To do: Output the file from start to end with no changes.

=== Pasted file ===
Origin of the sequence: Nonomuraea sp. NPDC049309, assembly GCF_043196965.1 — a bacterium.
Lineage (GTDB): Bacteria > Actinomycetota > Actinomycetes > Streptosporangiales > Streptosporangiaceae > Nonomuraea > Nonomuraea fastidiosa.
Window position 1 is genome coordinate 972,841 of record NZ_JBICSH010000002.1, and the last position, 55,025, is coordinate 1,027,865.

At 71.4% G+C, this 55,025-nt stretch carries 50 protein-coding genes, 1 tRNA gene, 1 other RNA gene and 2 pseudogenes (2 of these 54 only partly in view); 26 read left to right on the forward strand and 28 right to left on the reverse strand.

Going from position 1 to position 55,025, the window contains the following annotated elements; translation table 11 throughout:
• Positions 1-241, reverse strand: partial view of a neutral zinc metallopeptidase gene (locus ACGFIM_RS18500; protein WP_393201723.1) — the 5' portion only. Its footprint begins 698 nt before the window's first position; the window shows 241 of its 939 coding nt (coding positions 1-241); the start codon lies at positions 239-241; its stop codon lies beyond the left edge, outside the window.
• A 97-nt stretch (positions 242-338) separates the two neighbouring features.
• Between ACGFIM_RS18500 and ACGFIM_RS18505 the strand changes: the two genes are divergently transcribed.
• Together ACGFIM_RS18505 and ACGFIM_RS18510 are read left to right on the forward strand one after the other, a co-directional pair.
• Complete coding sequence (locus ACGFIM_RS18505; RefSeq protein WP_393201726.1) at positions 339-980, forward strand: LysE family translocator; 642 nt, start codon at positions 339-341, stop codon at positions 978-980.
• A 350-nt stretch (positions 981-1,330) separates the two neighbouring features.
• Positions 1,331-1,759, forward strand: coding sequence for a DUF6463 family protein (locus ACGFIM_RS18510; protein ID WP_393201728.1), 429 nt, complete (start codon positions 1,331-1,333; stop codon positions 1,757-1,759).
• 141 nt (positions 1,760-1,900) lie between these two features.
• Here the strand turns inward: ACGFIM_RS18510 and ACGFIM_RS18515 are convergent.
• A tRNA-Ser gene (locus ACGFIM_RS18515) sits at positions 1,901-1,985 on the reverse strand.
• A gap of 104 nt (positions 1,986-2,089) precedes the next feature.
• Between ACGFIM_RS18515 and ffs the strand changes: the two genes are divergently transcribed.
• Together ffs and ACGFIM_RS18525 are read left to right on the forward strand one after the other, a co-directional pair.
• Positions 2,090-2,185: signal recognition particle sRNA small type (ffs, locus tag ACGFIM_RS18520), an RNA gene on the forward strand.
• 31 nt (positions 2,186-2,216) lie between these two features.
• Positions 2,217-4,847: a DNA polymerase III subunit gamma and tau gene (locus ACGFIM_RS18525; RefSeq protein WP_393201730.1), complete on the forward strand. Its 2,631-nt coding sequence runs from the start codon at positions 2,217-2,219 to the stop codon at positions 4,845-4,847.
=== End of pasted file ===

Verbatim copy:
Origin of the sequence: Nonomuraea sp. NPDC049309, assembly GCF_043196965.1 — a bacterium.
Lineage (GTDB): Bacteria > Actinomycetota > Actinomycetes > Streptosporangiales > Streptosporangiaceae > Nonomuraea > Nonomuraea fastidiosa.
Window position 1 is genome coordinate 972,841 of record NZ_JBICSH010000002.1, and the last position, 55,025, is coordinate 1,027,865.

At 71.4% G+C, this 55,025-nt stretch carries 50 protein-coding genes, 1 tRNA gene, 1 other RNA gene and 2 pseudogenes (2 of these 54 only partly in view); 26 read left to right on the forward strand and 28 right to left on the reverse strand.

Going from position 1 to position 55,025, the window contains the following annotated elements; translation table 11 throughout:
• Positions 1-241, reverse strand: partial view of a neutral zinc metallopeptidase gene (locus ACGFIM_RS18500; protein WP_393201723.1) — the 5' portion only. Its footprint begins 698 nt before the window's first position; the window shows 241 of its 939 coding nt (coding positions 1-241); the start codon lies at positions 239-241; its stop codon lies beyond the left edge, outside the window.
• A 97-nt stretch (positions 242-338) separates the two neighbouring features.
• Between ACGFIM_RS18500 and ACGFIM_RS18505 the strand changes: the two genes are divergently transcribed.
• Together ACGFIM_RS18505 and ACGFIM_RS18510 are read left to right on the forward strand one after the other, a co-directional pair.
• Complete coding sequence (locus ACGFIM_RS18505; RefSeq protein WP_393201726.1) at positions 339-980, forward strand: LysE family translocator; 642 nt, start codon at positions 339-341, stop codon at positions 978-980.
• A 350-nt stretch (positions 981-1,330) separates the two neighbouring features.
• Positions 1,331-1,759, forward strand: coding sequence for a DUF6463 family protein (locus ACGFIM_RS18510; protein ID WP_393201728.1), 429 nt, complete (start codon positions 1,331-1,333; stop codon positions 1,757-1,759).
• 141 nt (positions 1,760-1,900) lie between these two features.
• Here the strand turns inward: ACGFIM_RS18510 and ACGFIM_RS18515 are convergent.
• A tRNA-Ser gene (locus ACGFIM_RS18515) sits at positions 1,901-1,985 on the reverse strand.
• A gap of 104 nt (positions 1,986-2,089) precedes the next feature.
• Between ACGFIM_RS18515 and ffs the strand changes: the two genes are divergently transcribed.
• Together ffs and ACGFIM_RS18525 are read left to right on the forward strand one after the other, a co-directional pair.
• Positions 2,090-2,185: signal recognition particle sRNA small type (ffs, locus tag ACGFIM_RS18520), an RNA gene on the forward strand.
• 31 nt (positions 2,186-2,216) lie between these two features.
• Positions 2,217-4,847: a DNA polymerase III subunit gamma and tau gene (locus ACGFIM_RS18525; RefSeq protein WP_393201730.1), complete on the forward strand. Its 2,631-nt coding sequence runs from the start codon at positions 2,217-2,219 to the stop codon at positions 4,845-4,847.